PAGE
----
The book isn't always felicitously written, but it's poignant. Feder comes to understand that Orson is a "child-man," one who is in some ways younger than she is, yet faced with impossibly grown-up choices. "I have to keep my name alive and my bills paid," he said of his many demeaning TV appearances. Feder's story suggests that sitting in stern judgment of Welles isn't quite right, nor is whistling past his failings as an artist and a man. If we understand his plight, we ought to afford him some pity, the way she did in time.

Even as Welles's chroniclers offer this richer portrait of the older (if not more mature) figure, the public seems to be seizing on a different persona. Me and Orson Welles doesn't serve up the compromised, struggling artist of Welles's late (or even middle) years. We see instead the dynamic young tyro, the world-beating talent who hired an ambulance so he could get from the theater to the radio studio in time to broadcast his gigs. (True story.) As young Richard (Zac Efron) comes to adore and ultimately run afoul of the director who whimsically hired him, the film shows why Orson became a legend. Welles (played, not half badly, by Christian McKay) is forever blasting onto the screen, shaking things up, making things happen. He brooks no dissent. "Every single one of you stands here as an adjunct to my vision," he booms to the company. "I own the store." It's not always pretty: Welles comes off as an imperious, duplicitous, philandering brat. But he's also funny, seductive, and ingenious. Toward the end, Linklater devotes seven luxurious minutes to a re-creation of Welles's Caesar. Many of its novelties—contemporary dress, stark lighting, spare set—have become de rigueur, but it's transfixing all the same.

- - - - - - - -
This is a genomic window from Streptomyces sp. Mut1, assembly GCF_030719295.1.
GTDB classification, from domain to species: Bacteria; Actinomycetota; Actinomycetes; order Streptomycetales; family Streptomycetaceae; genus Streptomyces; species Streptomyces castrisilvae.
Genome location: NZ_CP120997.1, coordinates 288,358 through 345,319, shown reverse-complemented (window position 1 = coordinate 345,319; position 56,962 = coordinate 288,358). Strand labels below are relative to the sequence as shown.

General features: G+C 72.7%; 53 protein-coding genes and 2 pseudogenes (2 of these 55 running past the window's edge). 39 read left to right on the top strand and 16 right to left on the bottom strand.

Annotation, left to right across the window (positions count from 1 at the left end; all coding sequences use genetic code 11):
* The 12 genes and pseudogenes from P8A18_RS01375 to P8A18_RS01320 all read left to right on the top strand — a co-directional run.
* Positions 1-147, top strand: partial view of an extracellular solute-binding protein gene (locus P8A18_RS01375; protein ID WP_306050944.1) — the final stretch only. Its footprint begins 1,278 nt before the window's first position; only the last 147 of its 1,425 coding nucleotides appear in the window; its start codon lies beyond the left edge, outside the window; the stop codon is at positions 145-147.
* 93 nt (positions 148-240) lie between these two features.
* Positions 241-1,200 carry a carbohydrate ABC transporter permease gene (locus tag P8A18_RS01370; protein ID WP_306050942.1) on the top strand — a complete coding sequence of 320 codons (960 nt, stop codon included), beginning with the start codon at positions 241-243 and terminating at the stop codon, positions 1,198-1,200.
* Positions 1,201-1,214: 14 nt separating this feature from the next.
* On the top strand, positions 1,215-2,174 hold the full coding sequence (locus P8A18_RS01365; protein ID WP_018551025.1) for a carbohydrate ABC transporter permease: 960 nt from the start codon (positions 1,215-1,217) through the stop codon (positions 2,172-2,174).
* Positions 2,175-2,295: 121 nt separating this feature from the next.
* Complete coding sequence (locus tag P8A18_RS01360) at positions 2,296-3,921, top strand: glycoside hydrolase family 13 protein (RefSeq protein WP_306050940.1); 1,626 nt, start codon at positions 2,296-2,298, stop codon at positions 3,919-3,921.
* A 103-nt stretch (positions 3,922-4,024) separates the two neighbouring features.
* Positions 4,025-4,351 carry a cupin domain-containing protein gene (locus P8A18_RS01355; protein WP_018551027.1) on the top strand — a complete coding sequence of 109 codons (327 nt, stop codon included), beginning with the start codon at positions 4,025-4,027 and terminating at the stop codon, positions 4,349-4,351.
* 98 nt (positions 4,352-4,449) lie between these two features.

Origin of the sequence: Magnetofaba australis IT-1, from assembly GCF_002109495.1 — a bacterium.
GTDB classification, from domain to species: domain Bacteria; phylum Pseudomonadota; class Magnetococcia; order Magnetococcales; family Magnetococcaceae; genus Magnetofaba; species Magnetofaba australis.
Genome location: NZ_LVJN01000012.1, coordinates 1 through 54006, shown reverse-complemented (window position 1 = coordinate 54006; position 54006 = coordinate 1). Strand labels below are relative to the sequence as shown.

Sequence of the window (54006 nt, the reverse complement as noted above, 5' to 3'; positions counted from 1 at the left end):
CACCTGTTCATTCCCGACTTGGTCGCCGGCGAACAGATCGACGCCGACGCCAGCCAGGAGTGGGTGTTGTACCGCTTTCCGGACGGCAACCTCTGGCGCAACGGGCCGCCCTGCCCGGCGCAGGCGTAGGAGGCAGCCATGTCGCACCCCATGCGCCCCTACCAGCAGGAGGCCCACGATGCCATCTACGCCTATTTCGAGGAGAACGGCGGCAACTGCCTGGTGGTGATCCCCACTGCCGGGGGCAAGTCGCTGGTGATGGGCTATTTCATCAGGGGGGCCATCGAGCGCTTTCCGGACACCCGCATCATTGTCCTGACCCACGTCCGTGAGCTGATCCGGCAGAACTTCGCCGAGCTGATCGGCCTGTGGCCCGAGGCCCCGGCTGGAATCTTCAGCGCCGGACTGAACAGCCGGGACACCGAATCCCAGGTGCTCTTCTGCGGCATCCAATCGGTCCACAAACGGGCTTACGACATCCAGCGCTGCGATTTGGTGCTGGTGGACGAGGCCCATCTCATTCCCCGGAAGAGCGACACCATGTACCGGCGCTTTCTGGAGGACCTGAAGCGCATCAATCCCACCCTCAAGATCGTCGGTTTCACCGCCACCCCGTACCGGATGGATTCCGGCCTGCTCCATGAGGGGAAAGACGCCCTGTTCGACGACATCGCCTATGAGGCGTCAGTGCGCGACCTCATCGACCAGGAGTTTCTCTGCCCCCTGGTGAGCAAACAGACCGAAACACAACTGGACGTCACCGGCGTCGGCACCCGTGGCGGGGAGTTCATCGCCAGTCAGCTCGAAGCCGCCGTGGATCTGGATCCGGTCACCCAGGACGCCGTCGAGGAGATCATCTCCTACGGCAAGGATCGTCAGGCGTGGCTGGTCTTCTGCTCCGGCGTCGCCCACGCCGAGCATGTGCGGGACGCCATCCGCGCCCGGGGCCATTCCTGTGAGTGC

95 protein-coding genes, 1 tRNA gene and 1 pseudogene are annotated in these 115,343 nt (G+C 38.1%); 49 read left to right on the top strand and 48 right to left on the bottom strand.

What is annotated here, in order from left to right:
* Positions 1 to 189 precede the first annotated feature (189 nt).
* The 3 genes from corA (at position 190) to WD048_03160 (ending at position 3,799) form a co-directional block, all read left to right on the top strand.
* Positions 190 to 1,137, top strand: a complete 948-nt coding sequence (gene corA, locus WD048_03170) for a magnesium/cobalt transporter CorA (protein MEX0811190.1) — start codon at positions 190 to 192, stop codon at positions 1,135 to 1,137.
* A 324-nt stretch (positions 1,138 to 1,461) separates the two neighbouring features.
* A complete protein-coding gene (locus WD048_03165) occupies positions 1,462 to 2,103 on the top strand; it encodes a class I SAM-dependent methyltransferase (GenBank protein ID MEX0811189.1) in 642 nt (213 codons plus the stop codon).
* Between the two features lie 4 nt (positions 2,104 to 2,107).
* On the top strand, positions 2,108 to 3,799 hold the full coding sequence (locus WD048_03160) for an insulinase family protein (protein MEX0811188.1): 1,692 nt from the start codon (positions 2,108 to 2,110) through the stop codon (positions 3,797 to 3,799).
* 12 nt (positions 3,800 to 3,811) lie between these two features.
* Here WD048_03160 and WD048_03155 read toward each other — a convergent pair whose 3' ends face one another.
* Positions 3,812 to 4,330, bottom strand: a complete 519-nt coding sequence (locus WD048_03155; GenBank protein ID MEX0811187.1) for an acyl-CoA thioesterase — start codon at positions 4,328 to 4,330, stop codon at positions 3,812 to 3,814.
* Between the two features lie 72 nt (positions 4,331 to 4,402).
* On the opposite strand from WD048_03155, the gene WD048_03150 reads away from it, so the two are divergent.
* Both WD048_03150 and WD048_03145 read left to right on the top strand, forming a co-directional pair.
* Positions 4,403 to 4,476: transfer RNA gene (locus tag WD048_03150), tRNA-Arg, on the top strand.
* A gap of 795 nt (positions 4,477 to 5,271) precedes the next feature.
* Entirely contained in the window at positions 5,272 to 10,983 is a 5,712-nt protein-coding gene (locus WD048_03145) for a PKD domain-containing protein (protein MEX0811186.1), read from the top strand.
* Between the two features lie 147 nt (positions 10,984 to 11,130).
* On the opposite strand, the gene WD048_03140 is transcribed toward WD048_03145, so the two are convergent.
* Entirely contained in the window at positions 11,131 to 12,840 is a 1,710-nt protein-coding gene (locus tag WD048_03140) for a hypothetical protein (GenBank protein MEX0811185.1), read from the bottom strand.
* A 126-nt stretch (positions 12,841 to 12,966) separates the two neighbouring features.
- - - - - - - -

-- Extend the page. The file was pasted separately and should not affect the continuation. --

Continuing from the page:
Though the old, fat Welles has popped back into view a few times—as in Austin Pendleton's play Orson's Shadow, about his return to the stage in the 1960s—a reader or moviegoer getting his first look at Orson lately has been far more likely to meet a vibrant dynamo like Linklater's. There's been Cradle Will Rock (in which a cartoonishly madcap young Welles stages a politically charged opera), RKO 281 (the bold young Orson takes on the brutish William Randolph Hearst), Man in the Chair (Welles, in flashback on the set of Kane, confers a nickname and spirit of independence on a young gaffer), and even The Simpsons, which offered a Halloween homage to The War of the Worlds. (When Welles's broadcast about a fake alien invasion is followed by an actual alien invasion, young Orson pleads with the residents of Springfield to alert the authorities, but Chief Wiggum tells the military only that they've been invaded by "a pompous radio ham," with apocalyptic results.)

These depictions of young, larger-than-life Orson have been so frequent that we can compare interpretations. Who comes closest to the broad frame and baby face? Probably McKay, though he lacks what a friend of Welles's called "a certain lunatic radiance." (Plus, like every other actor who's played Welles since his death, he's too old for the part.) Who's nearest to mimicking the rumbling bass voice that was ever so slightly sibilant, that could pivot in a syllable from wry to grave? Maurice LaMarche, who played him in The Simpsons and (while overdubbing Vincent D'Onofrio) Ed Wood, but even he can't match the essential Welles tone: a voice monumentally delighted with the sound of itself.

As the people who heard that voice firsthand leave us, and the depictions of his bright youth proliferate, Welles's fortunes seem to be reversing: he's less and less a punchline and more and more an icon. A select few stars become these fixed points of reference in our culture. They're the ones who don't just entertain us, they reflect back to us some vital aspect of ourselves. Just as the Great Bambino personifies the swing-from-the-heels excess of the roaring '20s, and Ol' Blue Eyes embodies the swagger of midcentury cool, Welles seems to be standing in for a kind of American artist un-limited. There's a risk of being too sociological about this, but you can see how the Boy Wonder serves a need at a difficult time: America is in bad shape, and the culture that Welles lit up is changing all around us. Why wouldn't we be drawn to the kid from Wisconsin who brashly pushed back the limits of the possible?

This could all change, of course. A biopic starring Jack Black in a gray wig would suffice to turn the tide. And iconhood has a downside: it leads to a certain thinning in how you're remembered. Artists who become icons risk having their work overshadowed by their image, becoming mere personalities. Still, it beats being an outcast, something Orson predicted he wouldn't remain for long. "They may turn their backs on me now, but you wait and see, darling girl," he told Chris in one of their last conversations. "They're gonna love me when I'm dead!"